Since you seem to be have been convinced by an Enrico example (little  
house), that at least suggests that you thought that virtual graphs  
presented no inherent specification difficulties when extended to  
OWL. I feel sure that people felt that way. I had to argue quite a  
bit at the Tech Plenary to show the group otherwise.

See also:

	http://lists.w3.org/Archives/Public/public-rdf-dawg/2005JulSep/ 
0496.html

Oh, and:

	http://lists.w3.org/Archives/Public/public-rdf-dawg/2005JulSep/ 
0498.html

In which I use the terminology "distinguished" variable. So even in  
this group, it was used before.
>> This is manifestly not true. There are people in the working group  
>> who support RDFS, and at the very least you have to say something  
>> about contradictory documents.
>
> True, but you can follow what the RDF semantics document says,  
> which refers to the concept of  'datatype clash'.

How does that help?

"""Datatype clashes are the only inconsistencies recognized by this  
model theory; note however that datatype clashes involving XML  
literals can arise in RDFS."""

I thought I *was* following what the RDF semantics document says.  
Traditionally, inconsistent databases have no meaningful answers,  
hence the rise of so much work on paraconsistency in the database/ 
logic programming area.

> The point being that quite a lot of this was already worked out in  
> the RDF WG and is documented (with some known bugs, which are now  
> fixed by others), and we *could* have simply directly used this  
> stuff, with minimal change.

If you read my email above (<http://lists.w3.org/Archives/Public/ 
public-rdf-dawg/2005JulSep/0478.html>) you'll see me write:
"""> 2. Right now the basic operation is described as follows. A
 > substitution B is a mapping from variables of a pattern Q to URIrefs,
 > literals or bnodes, and an answer is a binding with B(Q) a  
subgraph of
 > KB. There seems to be a strongly and widely held opinion that it  
would
 > be less confusing, or at least helpful to many folk, to describe this
 > in terms of simple entailment

Almost, I would like the wording to be "entails" where where the
entailment relation may vary. I think the document to explicitly list
simple with told-bnode reduncency, simple, and RDF entailment. I think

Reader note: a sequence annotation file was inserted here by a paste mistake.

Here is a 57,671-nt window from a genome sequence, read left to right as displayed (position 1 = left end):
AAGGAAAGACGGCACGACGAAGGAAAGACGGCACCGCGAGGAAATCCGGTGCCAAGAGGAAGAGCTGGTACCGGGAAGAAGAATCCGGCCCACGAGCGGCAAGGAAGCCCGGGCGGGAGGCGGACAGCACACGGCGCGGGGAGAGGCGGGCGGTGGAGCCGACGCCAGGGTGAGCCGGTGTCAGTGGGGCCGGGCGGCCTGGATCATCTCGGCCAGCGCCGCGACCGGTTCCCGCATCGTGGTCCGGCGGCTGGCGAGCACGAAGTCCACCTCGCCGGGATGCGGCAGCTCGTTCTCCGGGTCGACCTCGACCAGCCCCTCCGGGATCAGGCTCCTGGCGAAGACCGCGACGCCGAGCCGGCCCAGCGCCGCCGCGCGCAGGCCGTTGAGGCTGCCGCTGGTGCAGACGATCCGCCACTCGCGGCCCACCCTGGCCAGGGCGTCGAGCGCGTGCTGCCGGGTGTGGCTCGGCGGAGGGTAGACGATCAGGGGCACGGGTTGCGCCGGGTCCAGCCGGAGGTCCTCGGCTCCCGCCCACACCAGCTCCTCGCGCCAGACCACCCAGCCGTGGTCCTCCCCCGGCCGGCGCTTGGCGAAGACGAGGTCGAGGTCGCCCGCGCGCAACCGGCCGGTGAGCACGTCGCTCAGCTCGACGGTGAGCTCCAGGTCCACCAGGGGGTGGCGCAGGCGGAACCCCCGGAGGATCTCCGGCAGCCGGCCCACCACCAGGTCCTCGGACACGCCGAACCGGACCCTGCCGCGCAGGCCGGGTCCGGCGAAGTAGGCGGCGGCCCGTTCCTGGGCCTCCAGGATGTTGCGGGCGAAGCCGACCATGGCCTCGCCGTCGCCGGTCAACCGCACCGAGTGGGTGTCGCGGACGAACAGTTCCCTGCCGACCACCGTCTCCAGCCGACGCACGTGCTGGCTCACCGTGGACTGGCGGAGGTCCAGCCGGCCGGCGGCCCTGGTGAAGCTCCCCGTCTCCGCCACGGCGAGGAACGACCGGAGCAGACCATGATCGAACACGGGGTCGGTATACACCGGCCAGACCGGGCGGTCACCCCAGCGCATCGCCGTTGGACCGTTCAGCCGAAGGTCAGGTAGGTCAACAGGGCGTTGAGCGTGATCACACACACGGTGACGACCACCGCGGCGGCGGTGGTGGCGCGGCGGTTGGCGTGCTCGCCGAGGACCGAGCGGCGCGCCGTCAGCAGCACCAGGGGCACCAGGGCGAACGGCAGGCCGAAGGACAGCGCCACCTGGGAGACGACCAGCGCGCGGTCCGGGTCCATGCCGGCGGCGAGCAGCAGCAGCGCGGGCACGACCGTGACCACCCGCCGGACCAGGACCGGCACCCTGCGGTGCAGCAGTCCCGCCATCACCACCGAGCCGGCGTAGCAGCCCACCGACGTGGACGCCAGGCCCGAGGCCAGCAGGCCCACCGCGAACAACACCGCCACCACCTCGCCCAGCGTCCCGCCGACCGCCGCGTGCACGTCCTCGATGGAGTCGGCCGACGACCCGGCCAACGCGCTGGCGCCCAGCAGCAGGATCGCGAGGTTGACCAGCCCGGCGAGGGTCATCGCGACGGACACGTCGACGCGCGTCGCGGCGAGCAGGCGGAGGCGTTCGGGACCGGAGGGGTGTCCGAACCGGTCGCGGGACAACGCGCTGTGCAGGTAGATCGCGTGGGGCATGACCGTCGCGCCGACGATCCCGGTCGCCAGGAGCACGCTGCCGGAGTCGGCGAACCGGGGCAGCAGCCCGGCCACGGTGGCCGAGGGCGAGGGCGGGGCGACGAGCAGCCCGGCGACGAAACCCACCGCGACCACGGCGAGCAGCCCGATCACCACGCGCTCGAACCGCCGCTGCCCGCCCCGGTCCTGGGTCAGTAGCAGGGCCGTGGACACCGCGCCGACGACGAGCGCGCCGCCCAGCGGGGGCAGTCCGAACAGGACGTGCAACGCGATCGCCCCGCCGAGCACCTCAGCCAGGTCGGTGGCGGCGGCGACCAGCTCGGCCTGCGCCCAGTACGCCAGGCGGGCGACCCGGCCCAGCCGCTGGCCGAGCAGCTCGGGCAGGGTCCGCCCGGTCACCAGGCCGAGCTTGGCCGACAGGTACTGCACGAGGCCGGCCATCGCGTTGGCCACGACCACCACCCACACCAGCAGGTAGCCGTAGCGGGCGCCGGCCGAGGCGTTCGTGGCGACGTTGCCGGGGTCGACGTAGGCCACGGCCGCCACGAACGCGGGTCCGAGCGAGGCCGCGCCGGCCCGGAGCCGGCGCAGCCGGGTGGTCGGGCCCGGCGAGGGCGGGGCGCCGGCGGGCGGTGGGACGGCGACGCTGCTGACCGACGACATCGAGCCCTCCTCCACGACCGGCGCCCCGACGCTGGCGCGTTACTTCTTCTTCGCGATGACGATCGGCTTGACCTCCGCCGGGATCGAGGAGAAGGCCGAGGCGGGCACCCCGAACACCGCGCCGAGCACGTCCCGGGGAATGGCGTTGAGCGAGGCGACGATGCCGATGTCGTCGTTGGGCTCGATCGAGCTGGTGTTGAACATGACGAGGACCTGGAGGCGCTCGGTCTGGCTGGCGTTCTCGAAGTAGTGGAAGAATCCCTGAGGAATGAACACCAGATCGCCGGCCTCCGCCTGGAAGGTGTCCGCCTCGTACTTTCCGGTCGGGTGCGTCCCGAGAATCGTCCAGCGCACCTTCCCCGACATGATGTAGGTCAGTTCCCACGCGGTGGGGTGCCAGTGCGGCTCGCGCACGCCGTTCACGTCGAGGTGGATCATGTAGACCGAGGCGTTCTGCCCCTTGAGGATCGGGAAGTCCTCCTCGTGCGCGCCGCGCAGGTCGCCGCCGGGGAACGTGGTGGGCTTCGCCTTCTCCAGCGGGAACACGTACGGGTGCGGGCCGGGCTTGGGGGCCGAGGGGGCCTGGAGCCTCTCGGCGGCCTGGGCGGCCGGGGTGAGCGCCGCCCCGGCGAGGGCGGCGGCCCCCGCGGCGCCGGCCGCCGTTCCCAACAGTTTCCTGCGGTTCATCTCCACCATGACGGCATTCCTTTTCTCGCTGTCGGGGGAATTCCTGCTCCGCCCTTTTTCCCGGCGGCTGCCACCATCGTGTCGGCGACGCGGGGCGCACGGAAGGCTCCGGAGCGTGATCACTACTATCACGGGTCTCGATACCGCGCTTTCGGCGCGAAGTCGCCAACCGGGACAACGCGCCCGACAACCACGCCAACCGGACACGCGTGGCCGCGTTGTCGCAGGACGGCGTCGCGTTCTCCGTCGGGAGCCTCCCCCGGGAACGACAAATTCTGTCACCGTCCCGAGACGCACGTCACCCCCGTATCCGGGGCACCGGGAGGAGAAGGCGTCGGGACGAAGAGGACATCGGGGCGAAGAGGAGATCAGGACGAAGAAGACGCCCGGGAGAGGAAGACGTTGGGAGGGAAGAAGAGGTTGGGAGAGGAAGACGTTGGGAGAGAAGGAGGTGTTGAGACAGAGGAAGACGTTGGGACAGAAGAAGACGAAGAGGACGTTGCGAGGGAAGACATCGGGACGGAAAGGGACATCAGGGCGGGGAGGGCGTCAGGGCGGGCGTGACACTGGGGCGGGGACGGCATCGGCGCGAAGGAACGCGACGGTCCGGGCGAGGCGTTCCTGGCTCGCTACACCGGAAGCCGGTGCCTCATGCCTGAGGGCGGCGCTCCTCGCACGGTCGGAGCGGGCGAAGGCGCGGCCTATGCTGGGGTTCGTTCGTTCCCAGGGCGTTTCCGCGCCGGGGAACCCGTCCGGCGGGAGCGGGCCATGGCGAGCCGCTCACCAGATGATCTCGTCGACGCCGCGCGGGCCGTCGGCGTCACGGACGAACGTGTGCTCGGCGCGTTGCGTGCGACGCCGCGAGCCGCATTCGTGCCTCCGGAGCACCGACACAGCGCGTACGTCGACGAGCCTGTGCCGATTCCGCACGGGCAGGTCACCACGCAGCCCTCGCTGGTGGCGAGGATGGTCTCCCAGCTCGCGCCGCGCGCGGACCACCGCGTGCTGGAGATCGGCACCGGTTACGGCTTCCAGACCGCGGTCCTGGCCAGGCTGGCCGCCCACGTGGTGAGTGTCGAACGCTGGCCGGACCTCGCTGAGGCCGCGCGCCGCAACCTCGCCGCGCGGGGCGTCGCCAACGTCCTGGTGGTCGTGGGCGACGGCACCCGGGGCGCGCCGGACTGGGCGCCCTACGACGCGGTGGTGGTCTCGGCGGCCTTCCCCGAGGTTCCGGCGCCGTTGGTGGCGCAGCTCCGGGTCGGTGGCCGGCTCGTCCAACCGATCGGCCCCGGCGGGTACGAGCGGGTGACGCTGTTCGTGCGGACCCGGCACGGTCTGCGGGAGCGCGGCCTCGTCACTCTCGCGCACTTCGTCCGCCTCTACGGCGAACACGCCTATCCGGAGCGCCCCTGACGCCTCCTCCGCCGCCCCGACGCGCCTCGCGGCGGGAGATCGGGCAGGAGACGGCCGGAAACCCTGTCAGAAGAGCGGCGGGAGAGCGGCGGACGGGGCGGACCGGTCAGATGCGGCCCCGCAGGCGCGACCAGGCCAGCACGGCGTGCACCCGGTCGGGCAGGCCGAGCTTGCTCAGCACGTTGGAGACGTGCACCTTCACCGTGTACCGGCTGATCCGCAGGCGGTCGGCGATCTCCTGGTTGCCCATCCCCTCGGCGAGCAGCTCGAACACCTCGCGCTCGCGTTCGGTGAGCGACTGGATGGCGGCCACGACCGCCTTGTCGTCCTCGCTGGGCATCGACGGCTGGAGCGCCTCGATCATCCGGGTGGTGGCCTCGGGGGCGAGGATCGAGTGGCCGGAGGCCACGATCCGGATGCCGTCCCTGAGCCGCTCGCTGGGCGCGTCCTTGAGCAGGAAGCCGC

it would be nice if it listed RDFS and the various owl entailments.
Providing URIs for these would be excellent!"""

So that's where you claimed, like now, that we thought it would be  
clearer, but I thought it was more important to *define* them all and  
get it right. That's the overriding point. And to do that you have to  
look at the semantics of each relation.

> But it wouldn't extend this simply to OWL-DL, indeed.
>
>> Even if you go with maximal consistent subsets, that still needs  
>> to be said, explained, etc.
>
> True, true, there is work to be done. But it still would make for a  
> much easier basic design (and one which is tied closely to the  
> extant implementations) and a much simpler description. Issues of  
> how to describe binding restrictions are much simpler when the  
> notion of pattern matching is built into the primary definitions,  
> for example.
>
>> So my problem then is the same as my problem now: Lots of things  
>> are unspecified or underspecified. Some of the offered ways of  
>> specifying just would work very well if at all.
>>
>>>>  And I think we should make the semantics available. (Now, of  
>>>> course, we're disagreeing on what the semantics require. Let me  
>>>> weaken my principle to say that it should help people understand  
>>>> the semantics of the graph.)
>>>
>>> OK, Im quite happy with that reading. But I still think that its  
>>> important to not suppress answers which can be used to extract  
>>> *semantically* distinct information entailed by the graph. I  
>>> guess my point is that it is the semantics of the *graph*, not of  
>>> the *answers*, that likely matter most to a querying agent.
>>
>> Well, we disagree. Or at least, I think focusing the semantics of  
>> the answers are:
>> 	1) important
>> 	2) reasonable
>> 	3) easier to specify, understand, and implement
>>
>> This doesn't mean I feel a need to kick yours out, but if there's  
>> only one, yeah, this is the one I'll support.
>
> Fair enough that we disagree. However, I stick to my point. IMO,  
> the answers are primarily a way to extract information from the  
> graph. It's the graph that is being queried.

I don't see how that settles anything. Suppose there is a graph:
	_:x p y.
	_:x p y.

There's "information" in the graph, namely that this was asserted  
twice. Heck, I bet there are some implementations which have in their  
internal graph format:
	x p y.
	x p y.

Certainly could happen in an RDF/XML document. We don't treat that  
information seriously because it's not information that is  
distinguishable by the semantics of RDF. I will discuss this more in  
another post.

Cheers,
Bijan
Received on Saturday, 19 August 2006 17:13:11 GMT